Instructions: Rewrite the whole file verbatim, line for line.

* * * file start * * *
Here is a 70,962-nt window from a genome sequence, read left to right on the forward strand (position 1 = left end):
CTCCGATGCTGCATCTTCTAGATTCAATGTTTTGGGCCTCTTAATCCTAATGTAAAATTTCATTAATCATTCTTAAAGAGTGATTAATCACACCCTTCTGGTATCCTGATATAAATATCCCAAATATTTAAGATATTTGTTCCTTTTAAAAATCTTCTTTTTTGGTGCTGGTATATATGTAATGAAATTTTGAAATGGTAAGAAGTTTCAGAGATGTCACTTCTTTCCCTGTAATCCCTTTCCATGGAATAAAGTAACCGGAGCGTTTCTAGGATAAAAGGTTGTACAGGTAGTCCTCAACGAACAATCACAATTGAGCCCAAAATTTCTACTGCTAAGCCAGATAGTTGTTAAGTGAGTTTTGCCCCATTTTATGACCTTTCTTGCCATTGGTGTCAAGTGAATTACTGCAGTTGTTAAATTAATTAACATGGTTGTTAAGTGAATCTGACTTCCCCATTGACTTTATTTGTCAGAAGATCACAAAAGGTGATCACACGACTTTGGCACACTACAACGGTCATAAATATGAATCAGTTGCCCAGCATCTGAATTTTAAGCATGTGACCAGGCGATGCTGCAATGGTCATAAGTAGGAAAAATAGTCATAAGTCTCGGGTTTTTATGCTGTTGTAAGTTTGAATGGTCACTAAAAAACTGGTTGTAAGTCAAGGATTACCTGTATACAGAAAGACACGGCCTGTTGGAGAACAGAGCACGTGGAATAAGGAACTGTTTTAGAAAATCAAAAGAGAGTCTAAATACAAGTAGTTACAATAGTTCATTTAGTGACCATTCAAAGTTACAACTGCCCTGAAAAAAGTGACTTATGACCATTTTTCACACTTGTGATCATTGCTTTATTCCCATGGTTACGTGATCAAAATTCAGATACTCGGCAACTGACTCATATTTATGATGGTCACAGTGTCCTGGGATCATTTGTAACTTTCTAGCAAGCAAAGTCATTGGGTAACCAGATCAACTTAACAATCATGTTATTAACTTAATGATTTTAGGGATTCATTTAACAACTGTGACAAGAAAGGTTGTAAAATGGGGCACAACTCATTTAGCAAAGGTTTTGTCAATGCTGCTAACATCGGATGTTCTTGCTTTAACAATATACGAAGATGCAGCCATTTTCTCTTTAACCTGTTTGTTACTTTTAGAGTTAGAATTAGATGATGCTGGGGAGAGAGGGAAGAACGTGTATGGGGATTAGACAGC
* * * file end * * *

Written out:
Here is a 70,962-nt window from a genome sequence, read left to right on the forward strand (position 1 = left end):
CTCCGATGCTGCATCTTCTAGATTCAATGTTTTGGGCCTCTTAATCCTAATGTAAAATTTCATTAATCATTCTTAAAGAGTGATTAATCACACCCTTCTGGTATCCTGATATAAATATCCCAAATATTTAAGATATTTGTTCCTTTTAAAAATCTTCTTTTTTGGTGCTGGTATATATGTAATGAAATTTTGAAATGGTAAGAAGTTTCAGAGATGTCACTTCTTTCCCTGTAATCCCTTTCCATGGAATAAAGTAACCGGAGCGTTTCTAGGATAAAAGGTTGTACAGGTAGTCCTCAACGAACAATCACAATTGAGCCCAAAATTTCTACTGCTAAGCCAGATAGTTGTTAAGTGAGTTTTGCCCCATTTTATGACCTTTCTTGCCATTGGTGTCAAGTGAATTACTGCAGTTGTTAAATTAATTAACATGGTTGTTAAGTGAATCTGACTTCCCCATTGACTTTATTTGTCAGAAGATCACAAAAGGTGATCACACGACTTTGGCACACTACAACGGTCATAAATATGAATCAGTTGCCCAGCATCTGAATTTTAAGCATGTGACCAGGCGATGCTGCAATGGTCATAAGTAGGAAAAATAGTCATAAGTCTCGGGTTTTTATGCTGTTGTAAGTTTGAATGGTCACTAAAAAACTGGTTGTAAGTCAAGGATTACCTGTATACAGAAAGACACGGCCTGTTGGAGAACAGAGCACGTGGAATAAGGAACTGTTTTAGAAAATCAAAAGAGAGTCTAAATACAAGTAGTTACAATAGTTCATTTAGTGACCATTCAAAGTTACAACTGCCCTGAAAAAAGTGACTTATGACCATTTTTCACACTTGTGATCATTGCTTTATTCCCATGGTTACGTGATCAAAATTCAGATACTCGGCAACTGACTCATATTTATGATGGTCACAGTGTCCTGGGATCATTTGTAACTTTCTAGCAAGCAAAGTCATTGGGTAACCAGATCAACTTAACAATCATGTTATTAACTTAATGATTTTAGGGATTCATTTAACAACTGTGACAAGAAAGGTTGTAAAATGGGGCACAACTCATTTAGCAAAGGTTTTGTCAATGCTGCTAACATCGGATGTTCTTGCTTTAACAATATACGAAGATGCAGCCATTTTCTCTTTAACCTGTTTGTTACTTTTAGAGTTAGAATTAGATGATGCTGGGGAGAGAGGGAAGAACGTGTATGGGGATTAGACAGC